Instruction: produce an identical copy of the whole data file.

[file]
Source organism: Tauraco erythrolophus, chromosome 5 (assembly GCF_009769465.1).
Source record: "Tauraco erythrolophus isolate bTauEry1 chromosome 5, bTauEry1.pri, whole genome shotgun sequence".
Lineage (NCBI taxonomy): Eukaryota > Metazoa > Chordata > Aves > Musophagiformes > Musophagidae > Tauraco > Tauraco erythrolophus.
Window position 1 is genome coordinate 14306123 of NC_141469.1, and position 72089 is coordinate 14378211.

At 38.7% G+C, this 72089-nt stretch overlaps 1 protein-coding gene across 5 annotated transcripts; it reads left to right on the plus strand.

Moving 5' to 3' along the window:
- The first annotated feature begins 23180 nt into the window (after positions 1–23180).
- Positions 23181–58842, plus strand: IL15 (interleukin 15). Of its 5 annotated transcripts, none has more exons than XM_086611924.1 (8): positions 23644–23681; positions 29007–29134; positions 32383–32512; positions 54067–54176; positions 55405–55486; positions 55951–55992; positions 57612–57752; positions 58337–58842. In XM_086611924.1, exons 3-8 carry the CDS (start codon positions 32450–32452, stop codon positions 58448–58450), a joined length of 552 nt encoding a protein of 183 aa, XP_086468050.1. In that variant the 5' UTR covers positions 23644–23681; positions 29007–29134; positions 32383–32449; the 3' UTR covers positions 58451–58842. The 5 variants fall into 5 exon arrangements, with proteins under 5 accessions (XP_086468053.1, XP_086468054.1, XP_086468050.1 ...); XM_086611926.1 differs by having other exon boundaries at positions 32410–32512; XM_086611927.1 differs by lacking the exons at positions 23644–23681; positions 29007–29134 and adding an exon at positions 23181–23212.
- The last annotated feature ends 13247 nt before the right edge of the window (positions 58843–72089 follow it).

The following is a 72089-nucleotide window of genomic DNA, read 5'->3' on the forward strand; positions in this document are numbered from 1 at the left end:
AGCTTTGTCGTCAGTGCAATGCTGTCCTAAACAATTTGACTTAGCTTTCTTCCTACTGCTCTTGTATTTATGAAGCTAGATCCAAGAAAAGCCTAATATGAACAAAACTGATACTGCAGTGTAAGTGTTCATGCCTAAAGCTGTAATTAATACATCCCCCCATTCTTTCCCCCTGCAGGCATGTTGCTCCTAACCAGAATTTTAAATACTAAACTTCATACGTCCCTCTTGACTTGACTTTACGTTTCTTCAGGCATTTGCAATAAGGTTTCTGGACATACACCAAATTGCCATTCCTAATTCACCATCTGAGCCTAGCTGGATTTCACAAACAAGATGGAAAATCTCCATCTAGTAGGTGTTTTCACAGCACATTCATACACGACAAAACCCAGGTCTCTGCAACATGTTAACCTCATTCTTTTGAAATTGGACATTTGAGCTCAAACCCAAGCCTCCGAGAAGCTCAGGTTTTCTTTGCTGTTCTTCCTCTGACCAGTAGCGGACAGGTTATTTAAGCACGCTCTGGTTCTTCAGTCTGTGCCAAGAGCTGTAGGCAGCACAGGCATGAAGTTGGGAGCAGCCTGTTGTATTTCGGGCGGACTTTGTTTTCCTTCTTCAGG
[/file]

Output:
Source organism: Tauraco erythrolophus, chromosome 5 (assembly GCF_009769465.1).
Source record: "Tauraco erythrolophus isolate bTauEry1 chromosome 5, bTauEry1.pri, whole genome shotgun sequence".
Lineage (NCBI taxonomy): Eukaryota > Metazoa > Chordata > Aves > Musophagiformes > Musophagidae > Tauraco > Tauraco erythrolophus.
Window position 1 is genome coordinate 14306123 of NC_141469.1, and position 72089 is coordinate 14378211.

At 38.7% G+C, this 72089-nt stretch overlaps 1 protein-coding gene across 5 annotated transcripts; it reads left to right on the plus strand.

Moving 5' to 3' along the window:
- The first annotated feature begins 23180 nt into the window (after positions 1–23180).
- Positions 23181–58842, plus strand: IL15 (interleukin 15). Of its 5 annotated transcripts, none has more exons than XM_086611924.1 (8): positions 23644–23681; positions 29007–29134; positions 32383–32512; positions 54067–54176; positions 55405–55486; positions 55951–55992; positions 57612–57752; positions 58337–58842. In XM_086611924.1, exons 3-8 carry the CDS (start codon positions 32450–32452, stop codon positions 58448–58450), a joined length of 552 nt encoding a protein of 183 aa, XP_086468050.1. In that variant the 5' UTR covers positions 23644–23681; positions 29007–29134; positions 32383–32449; the 3' UTR covers positions 58451–58842. The 5 variants fall into 5 exon arrangements, with proteins under 5 accessions (XP_086468053.1, XP_086468054.1, XP_086468050.1 ...); XM_086611926.1 differs by having other exon boundaries at positions 32410–32512; XM_086611927.1 differs by lacking the exons at positions 23644–23681; positions 29007–29134 and adding an exon at positions 23181–23212.
- The last annotated feature ends 13247 nt before the right edge of the window (positions 58843–72089 follow it).

The following is a 72089-nucleotide window of genomic DNA, read 5'->3' on the forward strand; positions in this document are numbered from 1 at the left end:
AGCTTTGTCGTCAGTGCAATGCTGTCCTAAACAATTTGACTTAGCTTTCTTCCTACTGCTCTTGTATTTATGAAGCTAGATCCAAGAAAAGCCTAATATGAACAAAACTGATACTGCAGTGTAAGTGTTCATGCCTAAAGCTGTAATTAATACATCCCCCCATTCTTTCCCCCTGCAGGCATGTTGCTCCTAACCAGAATTTTAAATACTAAACTTCATACGTCCCTCTTGACTTGACTTTACGTTTCTTCAGGCATTTGCAATAAGGTTTCTGGACATACACCAAATTGCCATTCCTAATTCACCATCTGAGCCTAGCTGGATTTCACAAACAAGATGGAAAATCTCCATCTAGTAGGTGTTTTCACAGCACATTCATACACGACAAAACCCAGGTCTCTGCAACATGTTAACCTCATTCTTTTGAAATTGGACATTTGAGCTCAAACCCAAGCCTCCGAGAAGCTCAGGTTTTCTTTGCTGTTCTTCCTCTGACCAGTAGCGGACAGGTTATTTAAGCACGCTCTGGTTCTTCAGTCTGTGCCAAGAGCTGTAGGCAGCACAGGCATGAAGTTGGGAGCAGCCTGTTGTATTTCGGGCGGACTTTGTTTTCCTTCTTCAGG